Critics say the dolls make a mockery of slavery
There is seemingly no aspect of Django Unchained, Quentin Tarantino's vengeance fantasy set in the pre-Civil War South, that hasn't divided critics. Is it "the best movie about slavery, ever"? Or is the film's irreverent, ahistorical take on the peculiar institution proof that "for Tarantino, history is just another movie to strip for parts?" Is Samuel Jackson's character Stephen, a "house nigger" who helps oppress his fellow slaves, a testament to the "profound psychological suffering slavery produced"? Or an example of "a white director hold[ing] an obsequious black slave up for ridicule?"
With news today that all the black actors in Django Unchained were snubbed by the Academy Awards — even while the film racked up nominations for best picture, best supporting actor (Christoph Waltz), and best original screenplay — the controversy over the movie's racial politics is certain to continue. And just in time to stoke the flame is the introduction of a new line of action figures based on the movie — including the gun-slinging hero Django, "house nigger" Stephen, slave-master Candie, and bounty hunter (and abolitionist) Dr. King Schultz. The toys were developed by the National Entertainment Collectibles Association, which reportedly consulted with the producer of Django Unchained, the Weinstein Company.
The criticism has been swift. "Selling this doll is highly offensive to our ancestors and the African-American community," said Reverend K.W. Tulloss, an official with Al Sharpton's National Action Network. "The movie is for adults, but these are action figures that appeal to children. We don't want other individuals to utilize them for their entertainment, to make a mockery of slavery."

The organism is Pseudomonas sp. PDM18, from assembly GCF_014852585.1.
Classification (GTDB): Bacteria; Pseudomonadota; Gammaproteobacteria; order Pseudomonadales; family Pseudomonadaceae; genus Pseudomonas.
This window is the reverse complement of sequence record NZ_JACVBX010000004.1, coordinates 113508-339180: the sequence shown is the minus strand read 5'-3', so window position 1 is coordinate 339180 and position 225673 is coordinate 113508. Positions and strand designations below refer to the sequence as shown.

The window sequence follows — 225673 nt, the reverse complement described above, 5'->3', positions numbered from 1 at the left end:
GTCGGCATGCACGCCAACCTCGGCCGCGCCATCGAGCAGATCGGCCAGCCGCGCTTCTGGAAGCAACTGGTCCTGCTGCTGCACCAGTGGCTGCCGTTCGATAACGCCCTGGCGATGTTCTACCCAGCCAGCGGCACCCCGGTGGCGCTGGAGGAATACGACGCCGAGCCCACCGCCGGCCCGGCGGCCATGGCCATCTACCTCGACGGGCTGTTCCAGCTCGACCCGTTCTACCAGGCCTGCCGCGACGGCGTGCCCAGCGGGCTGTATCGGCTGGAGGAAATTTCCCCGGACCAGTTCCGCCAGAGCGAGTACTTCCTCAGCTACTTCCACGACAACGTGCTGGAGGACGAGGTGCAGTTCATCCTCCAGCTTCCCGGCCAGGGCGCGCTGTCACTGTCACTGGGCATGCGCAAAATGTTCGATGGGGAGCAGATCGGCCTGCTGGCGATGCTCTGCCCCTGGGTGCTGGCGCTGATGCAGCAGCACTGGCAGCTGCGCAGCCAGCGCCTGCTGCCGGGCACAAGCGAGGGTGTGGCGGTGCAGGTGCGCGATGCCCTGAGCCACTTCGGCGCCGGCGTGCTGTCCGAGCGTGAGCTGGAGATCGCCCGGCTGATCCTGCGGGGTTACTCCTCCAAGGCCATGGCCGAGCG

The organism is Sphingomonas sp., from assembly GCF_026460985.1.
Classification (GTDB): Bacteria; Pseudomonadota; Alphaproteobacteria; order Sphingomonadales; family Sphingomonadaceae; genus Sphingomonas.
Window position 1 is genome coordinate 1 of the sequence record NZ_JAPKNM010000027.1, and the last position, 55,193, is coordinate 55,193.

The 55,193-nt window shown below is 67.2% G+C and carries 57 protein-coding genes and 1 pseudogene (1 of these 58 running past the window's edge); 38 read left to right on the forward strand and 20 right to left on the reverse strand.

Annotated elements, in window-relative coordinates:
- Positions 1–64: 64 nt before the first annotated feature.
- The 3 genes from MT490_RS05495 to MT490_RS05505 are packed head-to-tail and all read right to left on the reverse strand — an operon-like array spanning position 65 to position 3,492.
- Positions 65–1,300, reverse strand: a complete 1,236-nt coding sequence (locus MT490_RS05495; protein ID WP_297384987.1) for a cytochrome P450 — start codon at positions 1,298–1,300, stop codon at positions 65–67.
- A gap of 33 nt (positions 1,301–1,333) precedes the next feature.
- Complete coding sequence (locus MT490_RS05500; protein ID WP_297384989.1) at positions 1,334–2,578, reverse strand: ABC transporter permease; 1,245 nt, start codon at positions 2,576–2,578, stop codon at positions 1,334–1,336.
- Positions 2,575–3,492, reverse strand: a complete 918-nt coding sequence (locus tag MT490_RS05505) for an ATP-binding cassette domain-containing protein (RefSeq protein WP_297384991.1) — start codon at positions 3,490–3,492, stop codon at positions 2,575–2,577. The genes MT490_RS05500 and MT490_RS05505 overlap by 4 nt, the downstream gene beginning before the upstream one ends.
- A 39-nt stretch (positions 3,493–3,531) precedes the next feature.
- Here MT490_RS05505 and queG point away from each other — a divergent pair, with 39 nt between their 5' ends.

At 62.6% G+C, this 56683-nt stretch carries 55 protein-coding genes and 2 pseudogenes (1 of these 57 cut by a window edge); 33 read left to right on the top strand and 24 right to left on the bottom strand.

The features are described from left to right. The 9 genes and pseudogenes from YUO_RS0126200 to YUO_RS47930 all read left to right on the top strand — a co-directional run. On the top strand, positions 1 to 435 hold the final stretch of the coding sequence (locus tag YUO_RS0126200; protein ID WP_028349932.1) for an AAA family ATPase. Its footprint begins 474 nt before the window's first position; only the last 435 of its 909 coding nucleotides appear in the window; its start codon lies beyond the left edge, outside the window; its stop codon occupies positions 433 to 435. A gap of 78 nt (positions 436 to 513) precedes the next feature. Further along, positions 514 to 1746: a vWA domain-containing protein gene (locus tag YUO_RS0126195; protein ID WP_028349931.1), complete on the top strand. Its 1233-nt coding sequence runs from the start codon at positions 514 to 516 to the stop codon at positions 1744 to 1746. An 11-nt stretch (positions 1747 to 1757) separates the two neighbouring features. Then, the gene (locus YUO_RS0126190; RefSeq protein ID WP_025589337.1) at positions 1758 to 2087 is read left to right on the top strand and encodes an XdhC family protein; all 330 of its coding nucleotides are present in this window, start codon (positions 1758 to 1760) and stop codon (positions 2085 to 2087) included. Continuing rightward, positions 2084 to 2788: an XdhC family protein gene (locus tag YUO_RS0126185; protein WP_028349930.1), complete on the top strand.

One reviewer on Amazon, where the figures are sold, wrote, "I have to say, I never in my wildest dreams would I have imagined that, unlike myself, my kids would someday have the opportunity to re-enact America's slave trade the way my great-grandfather did! How exciting for them! Never mind those silly dolls showing racial equality and putting "black Americans" (hah! is that the word we want to really use here?) in a positive light — no! With this, my kids can experience first-hand what it might have been like to own their very own slave!"
Amy Alexander, writing at The Root, says the figures could discredit the movie: "At the very least, it is in poor taste, considering the fact that the bondage of blacks is the main theme of the story. It does make you wonder who officially 'green-lit' such a dubious and insulting marketing strategy. And correctly or not, it feeds the escalating criticism of Tarantino as an out of control hipster who thinks he gets 'the Black Thing' but doesn't really."
The target audience for the figures are, of course, adults, not children. Characters from Tarantino's past movies, including Nazis, have also been turned into action figures. And they're not even meant be played with — anyone who has watched The 40-Year-Old Virgin knows that's not how movie geeks treat their collectibles. "They're made to be kept penned up in boxes, where you can look upon them every day and feel like a big man," says Sean O'Neal at The A.V. Club.
Still, public support for the figures appears understandably thin.
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